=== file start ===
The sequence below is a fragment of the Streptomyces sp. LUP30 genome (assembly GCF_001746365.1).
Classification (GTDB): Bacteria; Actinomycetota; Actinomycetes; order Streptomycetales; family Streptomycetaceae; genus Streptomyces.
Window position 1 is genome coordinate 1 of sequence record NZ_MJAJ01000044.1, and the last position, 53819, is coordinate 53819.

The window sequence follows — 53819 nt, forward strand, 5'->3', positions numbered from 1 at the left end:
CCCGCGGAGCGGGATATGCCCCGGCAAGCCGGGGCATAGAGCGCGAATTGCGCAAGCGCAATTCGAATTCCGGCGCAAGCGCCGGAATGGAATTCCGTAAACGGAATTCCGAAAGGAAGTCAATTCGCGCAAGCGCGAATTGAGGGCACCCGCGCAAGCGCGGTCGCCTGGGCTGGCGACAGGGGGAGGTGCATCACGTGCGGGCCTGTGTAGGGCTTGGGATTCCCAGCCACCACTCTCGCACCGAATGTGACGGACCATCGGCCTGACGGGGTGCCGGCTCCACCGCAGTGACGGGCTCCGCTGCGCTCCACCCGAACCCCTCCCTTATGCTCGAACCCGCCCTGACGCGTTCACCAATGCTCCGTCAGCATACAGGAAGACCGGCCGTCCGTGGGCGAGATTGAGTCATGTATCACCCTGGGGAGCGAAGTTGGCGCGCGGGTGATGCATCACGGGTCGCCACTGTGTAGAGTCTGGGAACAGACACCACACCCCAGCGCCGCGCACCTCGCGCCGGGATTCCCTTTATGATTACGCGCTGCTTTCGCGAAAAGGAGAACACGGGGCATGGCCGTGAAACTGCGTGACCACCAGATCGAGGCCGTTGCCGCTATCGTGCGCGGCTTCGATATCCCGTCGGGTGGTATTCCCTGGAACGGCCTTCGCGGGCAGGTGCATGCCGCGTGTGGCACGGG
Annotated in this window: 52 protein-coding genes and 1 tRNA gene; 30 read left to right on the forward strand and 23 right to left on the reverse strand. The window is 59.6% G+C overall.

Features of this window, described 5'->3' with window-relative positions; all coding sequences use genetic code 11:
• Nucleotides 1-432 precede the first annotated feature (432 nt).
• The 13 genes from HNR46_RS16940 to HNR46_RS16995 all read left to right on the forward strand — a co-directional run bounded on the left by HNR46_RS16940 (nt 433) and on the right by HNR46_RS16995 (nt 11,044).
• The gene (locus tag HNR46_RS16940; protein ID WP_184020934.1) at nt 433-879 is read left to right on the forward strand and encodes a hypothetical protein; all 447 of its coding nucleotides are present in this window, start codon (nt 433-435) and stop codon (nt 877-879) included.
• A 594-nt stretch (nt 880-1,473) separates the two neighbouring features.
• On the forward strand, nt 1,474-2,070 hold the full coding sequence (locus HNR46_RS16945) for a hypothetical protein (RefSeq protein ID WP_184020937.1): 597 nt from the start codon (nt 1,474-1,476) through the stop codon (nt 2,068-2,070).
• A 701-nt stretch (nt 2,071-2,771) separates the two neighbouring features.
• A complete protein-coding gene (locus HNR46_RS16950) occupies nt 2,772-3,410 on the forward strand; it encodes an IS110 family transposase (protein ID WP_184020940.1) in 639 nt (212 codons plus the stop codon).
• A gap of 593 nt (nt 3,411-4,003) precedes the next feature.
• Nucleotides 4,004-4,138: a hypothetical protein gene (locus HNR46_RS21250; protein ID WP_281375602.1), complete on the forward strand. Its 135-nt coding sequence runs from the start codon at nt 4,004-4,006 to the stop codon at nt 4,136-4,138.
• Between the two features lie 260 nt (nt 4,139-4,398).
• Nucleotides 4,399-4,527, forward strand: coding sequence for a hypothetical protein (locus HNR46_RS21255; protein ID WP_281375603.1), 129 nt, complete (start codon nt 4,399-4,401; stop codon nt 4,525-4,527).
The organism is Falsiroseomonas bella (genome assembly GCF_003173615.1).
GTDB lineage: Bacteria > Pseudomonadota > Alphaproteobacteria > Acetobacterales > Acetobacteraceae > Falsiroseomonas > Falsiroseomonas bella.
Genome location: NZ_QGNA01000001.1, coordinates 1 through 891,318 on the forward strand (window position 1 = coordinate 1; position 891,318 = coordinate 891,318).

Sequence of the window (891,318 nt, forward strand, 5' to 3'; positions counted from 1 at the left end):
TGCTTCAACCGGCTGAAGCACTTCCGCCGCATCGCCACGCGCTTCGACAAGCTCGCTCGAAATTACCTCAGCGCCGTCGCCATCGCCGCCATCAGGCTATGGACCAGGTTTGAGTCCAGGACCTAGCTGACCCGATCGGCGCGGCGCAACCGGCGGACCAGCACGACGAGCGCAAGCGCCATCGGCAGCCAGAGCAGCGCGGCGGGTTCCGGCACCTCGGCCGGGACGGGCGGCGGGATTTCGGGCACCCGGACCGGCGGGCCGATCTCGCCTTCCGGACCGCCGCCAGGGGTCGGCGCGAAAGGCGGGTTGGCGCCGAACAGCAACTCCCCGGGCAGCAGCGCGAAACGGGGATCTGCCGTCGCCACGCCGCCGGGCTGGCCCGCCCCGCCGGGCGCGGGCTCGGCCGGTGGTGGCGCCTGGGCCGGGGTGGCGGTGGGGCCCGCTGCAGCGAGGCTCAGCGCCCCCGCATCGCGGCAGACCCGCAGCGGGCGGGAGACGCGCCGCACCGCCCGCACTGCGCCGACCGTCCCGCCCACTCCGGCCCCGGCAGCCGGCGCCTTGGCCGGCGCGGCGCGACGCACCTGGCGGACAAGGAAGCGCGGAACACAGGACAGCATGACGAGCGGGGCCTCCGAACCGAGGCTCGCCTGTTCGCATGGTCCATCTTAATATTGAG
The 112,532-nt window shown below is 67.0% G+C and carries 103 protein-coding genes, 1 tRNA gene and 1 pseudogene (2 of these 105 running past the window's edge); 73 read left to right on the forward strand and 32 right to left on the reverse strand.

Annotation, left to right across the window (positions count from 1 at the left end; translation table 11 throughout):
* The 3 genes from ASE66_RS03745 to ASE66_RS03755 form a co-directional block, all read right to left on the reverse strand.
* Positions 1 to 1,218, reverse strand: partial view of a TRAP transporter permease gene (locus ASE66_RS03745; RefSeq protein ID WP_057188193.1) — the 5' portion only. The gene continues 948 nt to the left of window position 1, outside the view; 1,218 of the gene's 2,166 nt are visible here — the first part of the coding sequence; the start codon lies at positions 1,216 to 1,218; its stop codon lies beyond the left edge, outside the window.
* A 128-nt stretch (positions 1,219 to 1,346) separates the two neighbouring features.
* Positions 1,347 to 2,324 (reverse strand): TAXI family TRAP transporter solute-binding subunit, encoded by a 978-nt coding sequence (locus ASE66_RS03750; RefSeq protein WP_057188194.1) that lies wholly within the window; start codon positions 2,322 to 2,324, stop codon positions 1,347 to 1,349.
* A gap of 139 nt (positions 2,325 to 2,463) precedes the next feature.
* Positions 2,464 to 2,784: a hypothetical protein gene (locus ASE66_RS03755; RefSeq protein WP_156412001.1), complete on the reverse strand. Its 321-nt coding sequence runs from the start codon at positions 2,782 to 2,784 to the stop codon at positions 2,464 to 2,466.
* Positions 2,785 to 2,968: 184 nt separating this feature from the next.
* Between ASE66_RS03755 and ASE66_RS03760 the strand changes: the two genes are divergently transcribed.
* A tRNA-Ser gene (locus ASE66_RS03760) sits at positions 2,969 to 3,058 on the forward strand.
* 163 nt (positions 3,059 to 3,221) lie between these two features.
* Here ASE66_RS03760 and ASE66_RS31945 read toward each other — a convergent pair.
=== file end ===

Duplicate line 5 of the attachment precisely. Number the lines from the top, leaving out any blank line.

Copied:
CCCGCGGAGCGGGATATGCCCCGGCAAGCCGGGGCATAGAGCGCGAATTGCGCAAGCGCAATTCGAATTCCGGCGCAAGCGCCGGAATGGAATTCCGTAAACGGAATTCCGAAAGGAAGTCAATTCGCGCAAGCGCGAATTGAGGGCACCCGCGCAAGCGCGGTCGCCTGGGCTGGCGACAGGGGGAGGTGCATCACGTGCGGGCCTGTGTAGGGCTTGGGATTCCCAGCCACCACTCTCGCACCGAATGTGACGGACCATCGGCCTGACGGGGTGCCGGCTCCACCGCAGTGACGGGCTCCGCTGCGCTCCACCCGAACCCCTCCCTTATGCTCGAACCCGCCCTGACGCGTTCACCAATGCTCCGTCAGCATACAGGAAGACCGGCCGTCCGTGGGCGAGATTGAGTCATGTATCACCCTGGGGAGCGAAGTTGGCGCGCGGGTGATGCATCACGGGTCGCCACTGTGTAGAGTCTGGGAACAGACACCACACCCCAGCGCCGCGCACCTCGCGCCGGGATTCCCTTTATGATTACGCGCTGCTTTCGCGAAAAGGAGAACACGGGGCATGGCCGTGAAACTGCGTGACCACCAGATCGAGGCCGTTGCCGCTATCGTGCGCGGCTTCGATATCCCGTCGGGTGGTATTCCCTGGAACGGCCTTCGCGGGCAGGTGCATGCCGCGTGTGGCACGGG